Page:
16. For examples, see Sathas 1885, Vol. 6, pp. 40–41; Barbarigo 1466, passim.
  17. Magno 1885, p. 220.

Sources[change | change source]

  • Barbarigo, Iacopo (1466). "Dispacci". 6. Sathas: 1–92. {{cite journal}}: Cite journal requires |journal= (help)
  • Beēs, Nikos A. (1907). "Διοπθωσεις καὶ παρατηρησεις εν Μυστρα μονη τὴς τὴς Παναγίας τοῦ Βροντοχιοῦ". Nea Siōn. 5: 245ff.
  • British School at Athens (1908). The Annual of the British School at Athens (Issue 15). MacMillan.
  • Cheetham, Nicolas (1981). Mediaeval Greece. New Haven, CT: Yale University Press. ISBN 0-300-10539-8.
  • Feissel, Denis; Philippidis-Braat, Anne (1985). "Inventaires en vue d'un recueil des inscriptions historiques de Byzance: III, Inscriptions du Péloponnèse". Travaux et Mémoires. 9: 273–371.
  • Kampouroglou, Dimitrios Gr. (n.d.). Αρματωλοί και Κλέφτες (1453–1821) (PDF). Athens: Εκδοτικός Οίκος Αγκύρας.
  • Kladas, Count Yannis (1872). Ἀρχαία Ἱστόρικα Γεγονότα τὴς Οἰκογενείας τῶν Κομετῶν Κλαδαίων ἀπὸ τὰ 1366 μέχρι 1803. Athens.
  • Longnon, J., ed. (1911). Chronique de Morée. Livre de la Conqueste de la Princée de l'Amorée, 1204–1305. Paris: Renouard.
  • Magno, Stefano (1885). Sathas, C.N. (ed.). "Ėvénements Historiques en Grèce (1479–1497)". 6. Paris: Monumenta Hellenicae Historiae: 215–243. {{cite journal}}: Cite journal requires |journal= (help)
  • Mazaris (1975). Mazaris' Journey to Hades: Or, Interviews with Dead Men about Certain Officials of the Imperial Court (Seminar Classics 609). Buffalo, NY: Department of Classics, State University of New York at Buffalo.
  • Merry, Bruce (2004). Encyclopedia of Modern Greek Literature. Westport, CT: Greenwood Press. ISBN 978-031-33081-3-0.
  • Miklosich, Franz; Müller, Ioseph (1860). Acta et Diplomata Graeca Medii Aevi Sacra et Profana. Vol. Primum [Volume 1]. Vienna: Carolus Gerold.
  • Papadopoulos, Panagiotēs B. (1969). Φράγκοι-Ενετοί, και Τούρκοι στην Πελοππόνησον, 1204-1821. Athens: Εκδόσεις Αφών Νάστου.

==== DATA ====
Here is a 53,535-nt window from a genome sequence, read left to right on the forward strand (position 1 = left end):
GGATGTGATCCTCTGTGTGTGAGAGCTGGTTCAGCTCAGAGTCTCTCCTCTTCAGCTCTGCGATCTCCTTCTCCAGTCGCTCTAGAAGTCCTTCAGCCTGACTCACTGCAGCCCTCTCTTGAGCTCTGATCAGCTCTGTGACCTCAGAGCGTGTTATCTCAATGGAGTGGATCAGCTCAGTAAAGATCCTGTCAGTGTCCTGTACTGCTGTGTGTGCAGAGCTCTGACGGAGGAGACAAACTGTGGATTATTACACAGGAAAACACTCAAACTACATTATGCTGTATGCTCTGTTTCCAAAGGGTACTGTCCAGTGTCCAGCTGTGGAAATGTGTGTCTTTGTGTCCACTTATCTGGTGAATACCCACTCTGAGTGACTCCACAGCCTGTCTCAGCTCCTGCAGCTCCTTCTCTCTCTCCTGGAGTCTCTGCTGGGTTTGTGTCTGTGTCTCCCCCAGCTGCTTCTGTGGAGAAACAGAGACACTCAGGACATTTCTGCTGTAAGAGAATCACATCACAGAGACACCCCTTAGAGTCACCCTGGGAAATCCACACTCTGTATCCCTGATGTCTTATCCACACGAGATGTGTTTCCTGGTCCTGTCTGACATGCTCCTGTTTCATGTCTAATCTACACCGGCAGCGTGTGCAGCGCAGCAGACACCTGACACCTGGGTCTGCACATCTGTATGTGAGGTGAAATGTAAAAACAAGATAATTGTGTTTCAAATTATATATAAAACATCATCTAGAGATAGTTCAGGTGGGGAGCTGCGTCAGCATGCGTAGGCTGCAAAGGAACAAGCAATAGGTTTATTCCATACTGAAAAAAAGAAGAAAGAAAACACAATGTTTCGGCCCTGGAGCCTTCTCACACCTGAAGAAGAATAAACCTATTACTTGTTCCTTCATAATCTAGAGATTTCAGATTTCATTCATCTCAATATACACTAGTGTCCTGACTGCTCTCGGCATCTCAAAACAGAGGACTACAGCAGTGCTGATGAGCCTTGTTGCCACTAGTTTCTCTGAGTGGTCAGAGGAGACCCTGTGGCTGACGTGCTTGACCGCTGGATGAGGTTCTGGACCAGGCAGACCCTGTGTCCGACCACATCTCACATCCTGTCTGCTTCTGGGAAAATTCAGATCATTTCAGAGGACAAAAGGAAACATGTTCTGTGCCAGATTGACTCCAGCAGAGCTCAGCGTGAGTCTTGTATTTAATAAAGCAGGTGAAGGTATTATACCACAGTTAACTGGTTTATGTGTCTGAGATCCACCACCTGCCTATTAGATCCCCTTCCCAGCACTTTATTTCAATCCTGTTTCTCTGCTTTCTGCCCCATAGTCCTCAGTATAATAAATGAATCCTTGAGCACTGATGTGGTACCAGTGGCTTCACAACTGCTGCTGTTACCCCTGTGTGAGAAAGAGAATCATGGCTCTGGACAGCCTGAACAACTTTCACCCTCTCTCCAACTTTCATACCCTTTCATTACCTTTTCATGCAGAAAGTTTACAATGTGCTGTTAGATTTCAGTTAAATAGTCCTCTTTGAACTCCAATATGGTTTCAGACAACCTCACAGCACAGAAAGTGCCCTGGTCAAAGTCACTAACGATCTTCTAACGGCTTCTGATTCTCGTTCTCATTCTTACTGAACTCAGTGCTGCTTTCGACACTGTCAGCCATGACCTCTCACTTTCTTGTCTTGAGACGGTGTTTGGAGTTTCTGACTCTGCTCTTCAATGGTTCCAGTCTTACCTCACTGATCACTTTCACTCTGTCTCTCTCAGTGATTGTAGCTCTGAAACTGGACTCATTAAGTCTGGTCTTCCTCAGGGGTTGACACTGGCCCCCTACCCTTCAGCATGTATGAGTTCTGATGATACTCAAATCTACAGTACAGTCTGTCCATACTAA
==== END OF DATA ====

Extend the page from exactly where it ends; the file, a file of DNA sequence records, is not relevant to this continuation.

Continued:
• Philippides, Marios; Sphrantzes, George (1980). The Fall of the Byzantine Empire: A Chronicle by George Sphrantzes (1401–1477). Amherst, MA: The University of Massachusetts Press.
  • Pontificium Institutum Orientalium Studiorum (1992). Orientalia Christiana Periodica, Volume 58. Pontificium Institutum Orientalium Studiorum.
  • Sathas, Konstantinos N. (1885). Μνημεία Ελληνικής Ιστορίας: Documents inédites rélatifs à l'histoire de la Grèce au moyen âge. Vol. 6. Paris: Maissoneuve Frère et Ch. Leclerc.
  • Setton, Kenneth M. (1978). The Papacy and the Levant, Vol. 1. Philadelphia, PA: American Philosophical Society. ISBN 978-960-98903-5-9.
  • Trombley, Frank (2009). "The Fall of Constantinople in 1453 and Late Medieval Greek Culture: The Experience of Defeat". Groniek Historisch Tijdschrift. 184: 267‒284.
  • Wright, Diana Gilliland (1999). Bartolomeo Minio: Venetian Administration in 15th-Century Nauplion (Doctoral Dissertation). Washington, DC: The Catholic University of America.

Further reading[change | change source]

  • Rankabēs, Eugenios Rizos (1925). "Clada". Livre d'or de la noblesse ionienne (Volume 2). Athens, Greece: Maison d'éditions "Eleftheroudakis". pp. 153–167.
  • Zakythinos, Dionysios A. (1953). Le despotat grec de Morée II. Vie et institutions (in French). Athens: l'Hellénisme contemporain.